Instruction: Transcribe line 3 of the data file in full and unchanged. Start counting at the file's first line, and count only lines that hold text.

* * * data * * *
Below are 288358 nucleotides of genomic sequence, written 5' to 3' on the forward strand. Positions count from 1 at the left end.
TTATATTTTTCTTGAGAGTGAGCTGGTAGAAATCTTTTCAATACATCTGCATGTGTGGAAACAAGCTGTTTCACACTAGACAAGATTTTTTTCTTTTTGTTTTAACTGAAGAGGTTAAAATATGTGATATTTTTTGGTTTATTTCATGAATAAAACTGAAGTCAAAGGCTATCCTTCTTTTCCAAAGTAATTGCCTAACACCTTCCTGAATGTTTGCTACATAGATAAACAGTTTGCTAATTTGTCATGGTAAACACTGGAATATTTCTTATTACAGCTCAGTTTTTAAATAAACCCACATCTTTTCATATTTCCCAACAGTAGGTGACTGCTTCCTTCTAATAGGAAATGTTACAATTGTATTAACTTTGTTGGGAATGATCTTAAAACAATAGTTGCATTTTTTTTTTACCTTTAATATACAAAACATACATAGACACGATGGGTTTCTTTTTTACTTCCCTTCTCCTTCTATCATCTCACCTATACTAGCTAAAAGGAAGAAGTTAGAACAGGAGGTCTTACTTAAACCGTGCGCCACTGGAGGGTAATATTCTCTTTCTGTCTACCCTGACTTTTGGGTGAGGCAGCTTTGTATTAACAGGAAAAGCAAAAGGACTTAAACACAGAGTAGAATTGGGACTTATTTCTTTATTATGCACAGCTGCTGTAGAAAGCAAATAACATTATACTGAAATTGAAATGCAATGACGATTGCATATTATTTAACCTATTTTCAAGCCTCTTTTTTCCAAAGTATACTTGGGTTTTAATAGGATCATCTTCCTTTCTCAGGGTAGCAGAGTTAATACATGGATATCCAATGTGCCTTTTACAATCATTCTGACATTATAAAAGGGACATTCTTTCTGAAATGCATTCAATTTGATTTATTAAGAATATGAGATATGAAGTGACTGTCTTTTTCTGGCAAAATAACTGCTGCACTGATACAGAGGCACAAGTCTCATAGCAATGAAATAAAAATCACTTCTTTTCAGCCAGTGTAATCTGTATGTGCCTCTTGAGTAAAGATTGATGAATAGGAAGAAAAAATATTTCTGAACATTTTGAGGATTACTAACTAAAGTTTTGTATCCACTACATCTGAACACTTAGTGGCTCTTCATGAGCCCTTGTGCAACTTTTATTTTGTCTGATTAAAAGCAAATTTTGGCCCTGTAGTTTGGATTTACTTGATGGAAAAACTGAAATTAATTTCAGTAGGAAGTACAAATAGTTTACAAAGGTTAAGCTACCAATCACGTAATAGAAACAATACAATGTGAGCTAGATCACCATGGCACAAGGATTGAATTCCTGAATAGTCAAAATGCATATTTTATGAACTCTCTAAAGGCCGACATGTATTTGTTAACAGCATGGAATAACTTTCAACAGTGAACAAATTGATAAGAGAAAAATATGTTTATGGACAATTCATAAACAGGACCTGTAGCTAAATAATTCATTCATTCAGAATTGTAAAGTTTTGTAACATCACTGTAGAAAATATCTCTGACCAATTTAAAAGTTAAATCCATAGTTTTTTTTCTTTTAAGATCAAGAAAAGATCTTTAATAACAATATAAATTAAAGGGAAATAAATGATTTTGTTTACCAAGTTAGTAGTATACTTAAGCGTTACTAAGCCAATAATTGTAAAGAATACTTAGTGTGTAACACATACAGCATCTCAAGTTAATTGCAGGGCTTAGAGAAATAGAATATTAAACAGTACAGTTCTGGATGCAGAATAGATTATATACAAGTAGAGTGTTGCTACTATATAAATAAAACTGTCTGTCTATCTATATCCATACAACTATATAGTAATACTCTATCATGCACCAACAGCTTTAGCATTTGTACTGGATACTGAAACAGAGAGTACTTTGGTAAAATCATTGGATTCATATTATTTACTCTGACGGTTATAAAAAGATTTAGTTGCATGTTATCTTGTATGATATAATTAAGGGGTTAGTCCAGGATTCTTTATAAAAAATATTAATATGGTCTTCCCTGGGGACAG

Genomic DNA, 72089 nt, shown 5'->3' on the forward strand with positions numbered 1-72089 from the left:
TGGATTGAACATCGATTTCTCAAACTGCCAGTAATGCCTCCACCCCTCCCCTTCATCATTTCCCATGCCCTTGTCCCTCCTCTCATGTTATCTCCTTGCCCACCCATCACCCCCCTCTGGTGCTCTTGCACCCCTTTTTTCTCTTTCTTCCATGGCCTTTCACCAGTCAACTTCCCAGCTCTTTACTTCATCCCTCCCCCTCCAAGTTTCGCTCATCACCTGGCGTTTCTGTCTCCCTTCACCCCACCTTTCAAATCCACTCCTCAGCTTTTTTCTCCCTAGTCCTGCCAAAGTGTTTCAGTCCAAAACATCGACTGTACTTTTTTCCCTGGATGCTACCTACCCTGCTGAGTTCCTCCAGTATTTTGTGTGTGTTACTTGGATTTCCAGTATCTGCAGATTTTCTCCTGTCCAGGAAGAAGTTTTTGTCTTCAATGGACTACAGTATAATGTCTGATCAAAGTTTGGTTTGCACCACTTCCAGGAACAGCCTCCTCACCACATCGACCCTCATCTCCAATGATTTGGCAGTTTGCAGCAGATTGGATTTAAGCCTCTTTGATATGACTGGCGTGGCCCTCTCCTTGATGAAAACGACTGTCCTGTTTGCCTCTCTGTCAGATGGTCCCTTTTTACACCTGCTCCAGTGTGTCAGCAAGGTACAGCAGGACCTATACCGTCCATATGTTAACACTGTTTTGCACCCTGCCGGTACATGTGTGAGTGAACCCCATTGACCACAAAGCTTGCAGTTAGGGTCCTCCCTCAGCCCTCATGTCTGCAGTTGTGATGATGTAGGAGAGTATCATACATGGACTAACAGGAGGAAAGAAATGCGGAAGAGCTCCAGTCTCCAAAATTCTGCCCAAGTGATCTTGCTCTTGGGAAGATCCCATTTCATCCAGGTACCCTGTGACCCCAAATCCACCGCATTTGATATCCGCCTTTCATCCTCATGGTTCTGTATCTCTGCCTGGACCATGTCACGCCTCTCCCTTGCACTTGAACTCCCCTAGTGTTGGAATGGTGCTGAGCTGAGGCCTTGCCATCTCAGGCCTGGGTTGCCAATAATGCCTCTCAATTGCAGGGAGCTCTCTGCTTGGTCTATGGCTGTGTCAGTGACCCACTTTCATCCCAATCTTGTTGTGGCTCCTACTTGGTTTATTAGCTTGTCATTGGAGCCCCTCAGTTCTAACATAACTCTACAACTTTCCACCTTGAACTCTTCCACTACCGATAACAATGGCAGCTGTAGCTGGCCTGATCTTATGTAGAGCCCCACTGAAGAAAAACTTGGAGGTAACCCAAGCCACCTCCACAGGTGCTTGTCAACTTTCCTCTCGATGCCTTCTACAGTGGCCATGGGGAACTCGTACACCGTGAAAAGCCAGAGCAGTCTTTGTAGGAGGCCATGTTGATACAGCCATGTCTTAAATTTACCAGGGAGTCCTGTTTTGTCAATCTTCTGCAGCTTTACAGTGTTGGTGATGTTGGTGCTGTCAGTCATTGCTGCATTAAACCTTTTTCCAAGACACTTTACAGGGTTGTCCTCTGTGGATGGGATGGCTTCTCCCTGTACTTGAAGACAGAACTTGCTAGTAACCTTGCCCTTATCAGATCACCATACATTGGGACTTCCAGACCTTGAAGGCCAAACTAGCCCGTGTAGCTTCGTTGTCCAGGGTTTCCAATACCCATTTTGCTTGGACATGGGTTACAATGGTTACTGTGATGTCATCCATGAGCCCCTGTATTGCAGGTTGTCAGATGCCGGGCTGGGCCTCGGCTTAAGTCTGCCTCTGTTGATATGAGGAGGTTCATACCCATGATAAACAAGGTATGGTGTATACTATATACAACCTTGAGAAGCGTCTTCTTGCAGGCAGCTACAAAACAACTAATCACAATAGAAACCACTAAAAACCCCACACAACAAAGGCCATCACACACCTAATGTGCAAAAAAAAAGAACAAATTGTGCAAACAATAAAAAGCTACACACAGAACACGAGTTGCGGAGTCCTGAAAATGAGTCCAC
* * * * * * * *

Genomic DNA, 72089 nt, shown 5'->3' on the forward strand with positions numbered 1-72089 from the left: